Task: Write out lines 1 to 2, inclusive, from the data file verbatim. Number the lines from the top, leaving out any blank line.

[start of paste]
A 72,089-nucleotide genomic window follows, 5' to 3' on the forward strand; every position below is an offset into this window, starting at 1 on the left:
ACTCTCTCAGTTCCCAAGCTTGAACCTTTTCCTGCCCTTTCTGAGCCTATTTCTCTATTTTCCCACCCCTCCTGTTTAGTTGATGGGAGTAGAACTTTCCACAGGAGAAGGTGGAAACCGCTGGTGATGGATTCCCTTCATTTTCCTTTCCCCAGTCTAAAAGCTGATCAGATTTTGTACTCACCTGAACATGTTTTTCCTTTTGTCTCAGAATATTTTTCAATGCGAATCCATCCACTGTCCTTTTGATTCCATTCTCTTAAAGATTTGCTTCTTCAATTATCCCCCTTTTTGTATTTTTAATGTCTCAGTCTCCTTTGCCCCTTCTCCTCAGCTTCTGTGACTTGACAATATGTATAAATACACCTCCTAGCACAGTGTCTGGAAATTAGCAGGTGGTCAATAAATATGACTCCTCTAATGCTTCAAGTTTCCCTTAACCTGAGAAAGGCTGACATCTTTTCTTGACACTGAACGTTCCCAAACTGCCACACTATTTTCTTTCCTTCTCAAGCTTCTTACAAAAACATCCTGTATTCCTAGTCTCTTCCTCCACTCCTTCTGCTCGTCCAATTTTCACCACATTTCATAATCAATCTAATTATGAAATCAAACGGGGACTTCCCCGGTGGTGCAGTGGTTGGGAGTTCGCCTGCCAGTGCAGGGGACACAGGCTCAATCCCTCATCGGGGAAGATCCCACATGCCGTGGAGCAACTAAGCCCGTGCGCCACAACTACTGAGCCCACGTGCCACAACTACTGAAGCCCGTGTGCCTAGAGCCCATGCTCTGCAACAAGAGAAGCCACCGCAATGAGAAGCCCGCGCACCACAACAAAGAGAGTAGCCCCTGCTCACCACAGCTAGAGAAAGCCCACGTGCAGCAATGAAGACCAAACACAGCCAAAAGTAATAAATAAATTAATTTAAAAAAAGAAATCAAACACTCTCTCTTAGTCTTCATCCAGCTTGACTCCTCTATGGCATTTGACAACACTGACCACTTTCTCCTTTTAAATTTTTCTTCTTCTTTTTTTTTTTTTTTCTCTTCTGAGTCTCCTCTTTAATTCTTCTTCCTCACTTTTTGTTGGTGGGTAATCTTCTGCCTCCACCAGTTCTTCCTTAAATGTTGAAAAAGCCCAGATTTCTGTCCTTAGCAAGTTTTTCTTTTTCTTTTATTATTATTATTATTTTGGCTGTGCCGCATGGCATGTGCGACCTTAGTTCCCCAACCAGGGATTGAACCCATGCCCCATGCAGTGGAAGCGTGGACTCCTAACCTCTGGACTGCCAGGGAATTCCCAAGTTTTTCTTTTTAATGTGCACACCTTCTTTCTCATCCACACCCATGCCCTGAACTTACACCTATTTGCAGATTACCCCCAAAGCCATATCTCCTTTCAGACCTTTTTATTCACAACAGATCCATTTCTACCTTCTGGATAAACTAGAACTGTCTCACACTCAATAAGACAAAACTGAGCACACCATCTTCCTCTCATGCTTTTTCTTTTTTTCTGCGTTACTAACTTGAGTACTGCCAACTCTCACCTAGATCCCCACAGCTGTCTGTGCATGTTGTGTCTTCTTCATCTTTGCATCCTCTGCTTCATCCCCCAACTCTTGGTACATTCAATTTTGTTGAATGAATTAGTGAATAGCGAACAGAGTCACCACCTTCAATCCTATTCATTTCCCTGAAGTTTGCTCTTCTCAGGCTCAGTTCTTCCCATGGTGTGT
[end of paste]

A 72,089-nucleotide genomic window follows, 5' to 3' on the forward strand; every position below is an offset into this window, starting at 1 on the left:
ACTCTCTCAGTTCCCAAGCTTGAACCTTTTCCTGCCCTTTCTGAGCCTATTTCTCTATTTTCCCACCCCTCCTGTTTAGTTGATGGGAGTAGAACTTTCCACAGGAGAAGGTGGAAACCGCTGGTGATGGATTCCCTTCATTTTCCTTTCCCCAGTCTAAAAGCTGATCAGATTTTGTACTCACCTGAACATGTTTTTCCTTTTGTCTCAGAATATTTTTCAATGCGAATCCATCCACTGTCCTTTTGATTCCATTCTCTTAAAGATTTGCTTCTTCAATTATCCCCCTTTTTGTATTTTTAATGTCTCAGTCTCCTTTGCCCCTTCTCCTCAGCTTCTGTGACTTGACAATATGTATAAATACACCTCCTAGCACAGTGTCTGGAAATTAGCAGGTGGTCAATAAATATGACTCCTCTAATGCTTCAAGTTTCCCTTAACCTGAGAAAGGCTGACATCTTTTCTTGACACTGAACGTTCCCAAACTGCCACACTATTTTCTTTCCTTCTCAAGCTTCTTACAAAAACATCCTGTATTCCTAGTCTCTTCCTCCACTCCTTCTGCTCGTCCAATTTTCACCACATTTCATAATCAATCTAATTATGAAATCAAACGGGGACTTCCCCGGTGGTGCAGTGGTTGGGAGTTCGCCTGCCAGTGCAGGGGACACAGGCTCAATCCCTCATCGGGGAAGATCCCACATGCCGTGGAGCAACTAAGCCCGTGCGCCACAACTACTGAGCCCACGTGCCACAACTACTGAAGCCCGTGTGCCTAGAGCCCATGCTCTGCAACAAGAGAAGCCACCGCAATGAGAAGCCCGCGCACCACAACAAAGAGAGTAGCCCCTGCTCACCACAGCTAGAGAAAGCCCACGTGCAGCAATGAAGACCAAACACAGCCAAAAGTAATAAATAAATTAATTTAAAAAAAGAAATCAAACACTCTCTCTTAGTCTTCATCCAGCTTGACTCCTCTATGGCATTTGACAACACTGACCACTTTCTCCTTTTAAATTTTTCTTCTTCTTTTTTTTTTTTTTTCTCTTCTGAGTCTCCTCTTTAATTCTTCTTCCTCACTTTTTGTTGGTGGGTAATCTTCTGCCTCCACCAGTTCTTCCTTAAATGTTGAAAAAGCCCAGATTTCTGTCCTTAGCAAGTTTTTCTTTTTCTTTTATTATTATTATTATTTTGGCTGTGCCGCATGGCATGTGCGACCTTAGTTCCCCAACCAGGGATTGAACCCATGCCCCATGCAGTGGAAGCGTGGACTCCTAACCTCTGGACTGCCAGGGAATTCCCAAGTTTTTCTTTTTAATGTGCACACCTTCTTTCTCATCCACACCCATGCCCTGAACTTACACCTATTTGCAGATTACCCCCAAAGCCATATCTCCTTTCAGACCTTTTTATTCACAACAGATCCATTTCTACCTTCTGGATAAACTAGAACTGTCTCACACTCAATAAGACAAAACTGAGCACACCATCTTCCTCTCATGCTTTTTCTTTTTTTCTGCGTTACTAACTTGAGTACTGCCAACTCTCACCTAGATCCCCACAGCTGTCTGTGCATGTTGTGTCTTCTTCATCTTTGCATCCTCTGCTTCATCCCCCAACTCTTGGTACATTCAATTTTGTTGAATGAATTAGTGAATAGCGAACAGAGTCACCACCTTCAATCCTATTCATTTCCCTGAAGTTTGCTCTTCTCAGGCTCAGTTCTTCCCATGGTGTGT